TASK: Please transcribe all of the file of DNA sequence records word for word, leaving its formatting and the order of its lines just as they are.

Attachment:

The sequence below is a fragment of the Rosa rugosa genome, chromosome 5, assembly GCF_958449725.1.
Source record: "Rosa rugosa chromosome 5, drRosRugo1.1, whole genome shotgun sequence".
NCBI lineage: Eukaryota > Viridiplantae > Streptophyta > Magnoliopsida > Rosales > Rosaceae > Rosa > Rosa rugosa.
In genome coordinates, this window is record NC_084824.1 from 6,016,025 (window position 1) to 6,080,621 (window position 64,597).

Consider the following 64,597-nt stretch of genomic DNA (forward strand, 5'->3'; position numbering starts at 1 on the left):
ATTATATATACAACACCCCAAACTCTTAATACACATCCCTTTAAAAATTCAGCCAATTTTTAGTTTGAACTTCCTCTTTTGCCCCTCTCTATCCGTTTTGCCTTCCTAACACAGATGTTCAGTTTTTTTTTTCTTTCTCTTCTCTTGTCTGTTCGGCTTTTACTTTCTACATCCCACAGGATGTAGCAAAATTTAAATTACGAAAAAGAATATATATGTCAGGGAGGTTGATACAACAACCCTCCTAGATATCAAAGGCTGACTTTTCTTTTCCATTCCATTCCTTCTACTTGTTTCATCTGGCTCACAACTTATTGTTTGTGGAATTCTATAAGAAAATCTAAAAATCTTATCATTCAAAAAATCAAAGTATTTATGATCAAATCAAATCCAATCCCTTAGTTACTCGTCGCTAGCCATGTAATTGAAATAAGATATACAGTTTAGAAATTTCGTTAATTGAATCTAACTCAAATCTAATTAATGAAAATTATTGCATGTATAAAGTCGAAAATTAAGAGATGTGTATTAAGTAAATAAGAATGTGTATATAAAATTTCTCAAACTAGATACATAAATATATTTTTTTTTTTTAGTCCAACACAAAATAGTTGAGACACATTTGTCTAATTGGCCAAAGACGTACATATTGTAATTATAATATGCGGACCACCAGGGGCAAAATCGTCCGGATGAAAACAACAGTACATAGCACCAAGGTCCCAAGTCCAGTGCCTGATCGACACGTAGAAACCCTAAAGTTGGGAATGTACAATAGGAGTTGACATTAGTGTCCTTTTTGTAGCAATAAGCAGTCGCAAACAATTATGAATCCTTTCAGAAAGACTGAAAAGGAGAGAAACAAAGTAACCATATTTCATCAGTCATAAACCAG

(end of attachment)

The sequence below is a fragment of the Rosa rugosa genome, chromosome 5, assembly GCF_958449725.1.
Source record: "Rosa rugosa chromosome 5, drRosRugo1.1, whole genome shotgun sequence".
NCBI lineage: Eukaryota > Viridiplantae > Streptophyta > Magnoliopsida > Rosales > Rosaceae > Rosa > Rosa rugosa.
In genome coordinates, this window is record NC_084824.1 from 6,016,025 (window position 1) to 6,080,621 (window position 64,597).

Consider the following 64,597-nt stretch of genomic DNA (forward strand, 5'->3'; position numbering starts at 1 on the left):
ATTATATATACAACACCCCAAACTCTTAATACACATCCCTTTAAAAATTCAGCCAATTTTTAGTTTGAACTTCCTCTTTTGCCCCTCTCTATCCGTTTTGCCTTCCTAACACAGATGTTCAGTTTTTTTTTTCTTTCTCTTCTCTTGTCTGTTCGGCTTTTACTTTCTACATCCCACAGGATGTAGCAAAATTTAAATTACGAAAAAGAATATATATGTCAGGGAGGTTGATACAACAACCCTCCTAGATATCAAAGGCTGACTTTTCTTTTCCATTCCATTCCTTCTACTTGTTTCATCTGGCTCACAACTTATTGTTTGTGGAATTCTATAAGAAAATCTAAAAATCTTATCATTCAAAAAATCAAAGTATTTATGATCAAATCAAATCCAATCCCTTAGTTACTCGTCGCTAGCCATGTAATTGAAATAAGATATACAGTTTAGAAATTTCGTTAATTGAATCTAACTCAAATCTAATTAATGAAAATTATTGCATGTATAAAGTCGAAAATTAAGAGATGTGTATTAAGTAAATAAGAATGTGTATATAAAATTTCTCAAACTAGATACATAAATATATTTTTTTTTTTTAGTCCAACACAAAATAGTTGAGACACATTTGTCTAATTGGCCAAAGACGTACATATTGTAATTATAATATGCGGACCACCAGGGGCAAAATCGTCCGGATGAAAACAACAGTACATAGCACCAAGGTCCCAAGTCCAGTGCCTGATCGACACGTAGAAACCCTAAAGTTGGGAATGTACAATAGGAGTTGACATTAGTGTCCTTTTTGTAGCAATAAGCAGTCGCAAACAATTATGAATCCTTTCAGAAAGACTGAAAAGGAGAGAAACAAAGTAACCATATTTCATCAGTCATAAACCAG